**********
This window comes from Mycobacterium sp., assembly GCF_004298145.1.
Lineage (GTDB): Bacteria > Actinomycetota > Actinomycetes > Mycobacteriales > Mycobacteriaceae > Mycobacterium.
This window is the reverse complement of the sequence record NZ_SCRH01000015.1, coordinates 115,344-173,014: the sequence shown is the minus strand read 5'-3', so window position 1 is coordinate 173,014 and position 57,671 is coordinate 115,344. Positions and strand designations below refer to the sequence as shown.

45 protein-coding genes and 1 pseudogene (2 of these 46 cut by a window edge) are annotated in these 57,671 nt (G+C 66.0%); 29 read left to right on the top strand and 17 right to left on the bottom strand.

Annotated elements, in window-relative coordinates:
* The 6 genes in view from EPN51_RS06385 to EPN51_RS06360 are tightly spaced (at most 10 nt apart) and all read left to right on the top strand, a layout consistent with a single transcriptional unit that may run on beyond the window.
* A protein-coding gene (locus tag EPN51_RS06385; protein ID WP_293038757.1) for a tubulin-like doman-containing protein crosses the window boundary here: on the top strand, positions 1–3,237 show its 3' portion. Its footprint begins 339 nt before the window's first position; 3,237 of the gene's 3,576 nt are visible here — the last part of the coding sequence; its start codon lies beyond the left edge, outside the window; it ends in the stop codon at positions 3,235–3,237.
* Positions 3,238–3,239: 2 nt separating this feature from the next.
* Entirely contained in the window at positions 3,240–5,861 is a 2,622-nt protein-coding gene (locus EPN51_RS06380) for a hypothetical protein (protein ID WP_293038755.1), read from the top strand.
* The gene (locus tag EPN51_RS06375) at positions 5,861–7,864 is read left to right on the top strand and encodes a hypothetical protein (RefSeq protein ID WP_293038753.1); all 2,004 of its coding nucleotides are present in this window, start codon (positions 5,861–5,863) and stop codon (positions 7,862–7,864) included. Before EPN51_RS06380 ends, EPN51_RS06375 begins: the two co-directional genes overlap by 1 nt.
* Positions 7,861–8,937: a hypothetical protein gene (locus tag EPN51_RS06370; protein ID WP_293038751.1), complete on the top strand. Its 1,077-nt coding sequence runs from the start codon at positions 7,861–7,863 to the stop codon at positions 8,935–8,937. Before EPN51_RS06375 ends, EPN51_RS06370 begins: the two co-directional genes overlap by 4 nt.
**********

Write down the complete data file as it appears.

This window comes from Mycobacterium sp., assembly GCF_004298145.1.
Lineage (GTDB): Bacteria > Actinomycetota > Actinomycetes > Mycobacteriales > Mycobacteriaceae > Mycobacterium.
This window is the reverse complement of the sequence record NZ_SCRH01000015.1, coordinates 115,344-173,014: the sequence shown is the minus strand read 5'-3', so window position 1 is coordinate 173,014 and position 57,671 is coordinate 115,344. Positions and strand designations below refer to the sequence as shown.

45 protein-coding genes and 1 pseudogene (2 of these 46 cut by a window edge) are annotated in these 57,671 nt (G+C 66.0%); 29 read left to right on the top strand and 17 right to left on the bottom strand.

Annotated elements, in window-relative coordinates:
* The 6 genes in view from EPN51_RS06385 to EPN51_RS06360 are tightly spaced (at most 10 nt apart) and all read left to right on the top strand, a layout consistent with a single transcriptional unit that may run on beyond the window.
* A protein-coding gene (locus tag EPN51_RS06385; protein ID WP_293038757.1) for a tubulin-like doman-containing protein crosses the window boundary here: on the top strand, positions 1–3,237 show its 3' portion. Its footprint begins 339 nt before the window's first position; 3,237 of the gene's 3,576 nt are visible here — the last part of the coding sequence; its start codon lies beyond the left edge, outside the window; it ends in the stop codon at positions 3,235–3,237.
* Positions 3,238–3,239: 2 nt separating this feature from the next.
* Entirely contained in the window at positions 3,240–5,861 is a 2,622-nt protein-coding gene (locus EPN51_RS06380) for a hypothetical protein (protein ID WP_293038755.1), read from the top strand.
* The gene (locus tag EPN51_RS06375) at positions 5,861–7,864 is read left to right on the top strand and encodes a hypothetical protein (RefSeq protein ID WP_293038753.1); all 2,004 of its coding nucleotides are present in this window, start codon (positions 5,861–5,863) and stop codon (positions 7,862–7,864) included. Before EPN51_RS06380 ends, EPN51_RS06375 begins: the two co-directional genes overlap by 1 nt.
* Positions 7,861–8,937: a hypothetical protein gene (locus tag EPN51_RS06370; protein ID WP_293038751.1), complete on the top strand. Its 1,077-nt coding sequence runs from the start codon at positions 7,861–7,863 to the stop codon at positions 8,935–8,937. Before EPN51_RS06375 ends, EPN51_RS06370 begins: the two co-directional genes overlap by 4 nt.